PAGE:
According to a review by American Ledger, President Trump has, to date, refused to hire six Inspectors General throughout his administration who are tasked with overseeing the complaints of whistleblowers that come forward with allegations of wrongdoing against the federal government.
In January, a whistleblower in Health and Human Services alleged over a dozen workers were discharged without proper training and proper equipment into a coronavirus hot zone to receive the first Americans evacuated from Wuhan, China.
The absence of an inspector general at the agency to oversee the complaint, and provide federally mandated protections, however, has potentially put more American lives in danger in the face of a looming public health crisis. The whistleblower was later reassigned and filed a complaint with the Office of Special Counsel alleging improper removal.
In total, there are six current vacancies for whistleblowers in the Departments of Defense, Education, Energy, Health and Human Services, Homeland Security and Housing and Urban Development that have not been hired by the president.
Inspectors Generals throughout the executive branch provide critical oversight authority with a specific focus on preventing corruption and wrongdoing in the federal government. The vacancies raise the likelihood that the president is intentionally not hiring these positions to hide potential incriminating activity within his administration.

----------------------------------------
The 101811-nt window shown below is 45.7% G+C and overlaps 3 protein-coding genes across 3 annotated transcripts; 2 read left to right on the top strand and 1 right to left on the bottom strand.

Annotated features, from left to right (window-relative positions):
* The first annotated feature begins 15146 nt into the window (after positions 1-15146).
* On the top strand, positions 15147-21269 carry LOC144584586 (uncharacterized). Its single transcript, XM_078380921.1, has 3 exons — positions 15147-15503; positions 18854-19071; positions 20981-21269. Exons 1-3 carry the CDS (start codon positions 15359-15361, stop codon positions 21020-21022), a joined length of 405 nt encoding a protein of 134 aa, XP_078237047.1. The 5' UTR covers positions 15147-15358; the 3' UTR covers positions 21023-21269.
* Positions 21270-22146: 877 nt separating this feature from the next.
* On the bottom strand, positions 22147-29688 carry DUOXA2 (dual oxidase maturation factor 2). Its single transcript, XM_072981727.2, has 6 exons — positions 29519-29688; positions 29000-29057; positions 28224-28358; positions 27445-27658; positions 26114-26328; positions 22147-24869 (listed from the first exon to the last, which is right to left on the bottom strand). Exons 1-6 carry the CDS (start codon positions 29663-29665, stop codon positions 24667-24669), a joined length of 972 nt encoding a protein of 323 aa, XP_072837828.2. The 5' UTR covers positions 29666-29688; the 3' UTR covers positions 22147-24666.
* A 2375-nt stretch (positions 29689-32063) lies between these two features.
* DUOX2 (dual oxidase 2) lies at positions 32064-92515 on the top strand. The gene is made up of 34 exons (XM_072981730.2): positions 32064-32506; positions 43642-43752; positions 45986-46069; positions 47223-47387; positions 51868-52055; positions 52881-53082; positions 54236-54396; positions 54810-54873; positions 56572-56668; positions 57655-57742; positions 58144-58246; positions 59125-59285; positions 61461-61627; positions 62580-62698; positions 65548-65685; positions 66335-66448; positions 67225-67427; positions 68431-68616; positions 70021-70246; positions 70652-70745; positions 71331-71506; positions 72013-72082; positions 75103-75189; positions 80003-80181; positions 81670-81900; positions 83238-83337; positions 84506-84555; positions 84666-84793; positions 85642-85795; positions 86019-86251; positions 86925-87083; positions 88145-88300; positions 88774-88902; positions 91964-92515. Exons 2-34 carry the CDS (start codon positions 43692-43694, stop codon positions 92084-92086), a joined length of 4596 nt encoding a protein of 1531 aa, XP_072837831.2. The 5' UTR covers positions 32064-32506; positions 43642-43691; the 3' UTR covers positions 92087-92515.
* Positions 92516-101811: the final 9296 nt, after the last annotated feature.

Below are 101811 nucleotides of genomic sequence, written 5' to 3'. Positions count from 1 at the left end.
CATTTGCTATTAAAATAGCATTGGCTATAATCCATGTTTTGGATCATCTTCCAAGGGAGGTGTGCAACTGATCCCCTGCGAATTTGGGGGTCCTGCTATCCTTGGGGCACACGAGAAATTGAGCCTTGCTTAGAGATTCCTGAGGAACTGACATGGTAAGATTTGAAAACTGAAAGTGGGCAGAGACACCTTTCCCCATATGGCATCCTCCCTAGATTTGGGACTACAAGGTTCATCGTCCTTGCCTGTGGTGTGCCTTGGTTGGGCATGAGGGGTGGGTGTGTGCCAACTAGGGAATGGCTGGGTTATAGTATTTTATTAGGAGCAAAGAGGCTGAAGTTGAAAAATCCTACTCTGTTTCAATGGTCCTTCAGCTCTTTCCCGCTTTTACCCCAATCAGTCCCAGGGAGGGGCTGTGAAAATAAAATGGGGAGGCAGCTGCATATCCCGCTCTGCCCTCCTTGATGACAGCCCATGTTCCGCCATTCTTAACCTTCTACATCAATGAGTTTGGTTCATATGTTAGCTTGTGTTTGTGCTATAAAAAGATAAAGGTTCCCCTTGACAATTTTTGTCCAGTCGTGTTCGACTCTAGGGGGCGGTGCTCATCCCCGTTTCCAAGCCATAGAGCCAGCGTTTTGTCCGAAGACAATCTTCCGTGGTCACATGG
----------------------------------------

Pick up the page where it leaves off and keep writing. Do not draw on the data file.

Trump’s refusal to hire these positions come after his public retaliation against the whistleblower whose complaint initially launched the investigation into his abuse of power in asking the Ukranian Government to investigate an American citizen for his political gain.
As a result, the president was impeached by the House of Representatives and convicted by a bipartisan vote in the United States Senate, becoming the only president in U.S. history to achieve this rare accomplishment.
With more and more coronavirus cases being reported in the United States and abroad, President Trump’s continued failures to adequately manage and staff the federal government, including key leadership positions like Inspectors General, are likely to come under increased scrutiny. Read more here.
Published: Mar 4, 2020 | Last Modified: May 13, 2020